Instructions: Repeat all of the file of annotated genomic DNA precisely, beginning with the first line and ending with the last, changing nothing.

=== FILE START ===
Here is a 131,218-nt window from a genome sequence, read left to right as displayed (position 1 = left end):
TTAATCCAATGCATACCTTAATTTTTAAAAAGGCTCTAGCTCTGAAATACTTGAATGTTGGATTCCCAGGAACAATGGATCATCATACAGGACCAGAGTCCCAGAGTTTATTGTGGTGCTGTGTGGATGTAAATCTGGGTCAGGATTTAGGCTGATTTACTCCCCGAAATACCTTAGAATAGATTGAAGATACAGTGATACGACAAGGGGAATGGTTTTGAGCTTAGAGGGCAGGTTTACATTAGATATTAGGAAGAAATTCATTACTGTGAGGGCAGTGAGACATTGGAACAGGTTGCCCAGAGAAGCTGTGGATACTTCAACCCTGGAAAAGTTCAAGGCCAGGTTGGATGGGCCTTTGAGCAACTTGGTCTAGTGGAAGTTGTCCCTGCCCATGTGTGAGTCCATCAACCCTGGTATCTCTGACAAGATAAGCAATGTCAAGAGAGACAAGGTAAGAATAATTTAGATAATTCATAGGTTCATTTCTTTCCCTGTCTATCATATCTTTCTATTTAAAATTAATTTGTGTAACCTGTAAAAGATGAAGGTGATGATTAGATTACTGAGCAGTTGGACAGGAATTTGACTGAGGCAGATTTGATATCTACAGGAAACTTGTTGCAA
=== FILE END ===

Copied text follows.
Here is a 131,218-nt window from a genome sequence, read left to right as displayed (position 1 = left end):
TTAATCCAATGCATACCTTAATTTTTAAAAAGGCTCTAGCTCTGAAATACTTGAATGTTGGATTCCCAGGAACAATGGATCATCATACAGGACCAGAGTCCCAGAGTTTATTGTGGTGCTGTGTGGATGTAAATCTGGGTCAGGATTTAGGCTGATTTACTCCCCGAAATACCTTAGAATAGATTGAAGATACAGTGATACGACAAGGGGAATGGTTTTGAGCTTAGAGGGCAGGTTTACATTAGATATTAGGAAGAAATTCATTACTGTGAGGGCAGTGAGACATTGGAACAGGTTGCCCAGAGAAGCTGTGGATACTTCAACCCTGGAAAAGTTCAAGGCCAGGTTGGATGGGCCTTTGAGCAACTTGGTCTAGTGGAAGTTGTCCCTGCCCATGTGTGAGTCCATCAACCCTGGTATCTCTGACAAGATAAGCAATGTCAAGAGAGACAAGGTAAGAATAATTTAGATAATTCATAGGTTCATTTCTTTCCCTGTCTATCATATCTTTCTATTTAAAATTAATTTGTGTAACCTGTAAAAGATGAAGGTGATGATTAGATTACTGAGCAGTTGGACAGGAATTTGACTGAGGCAGATTTGATATCTACAGGAAACTTGTTGCAA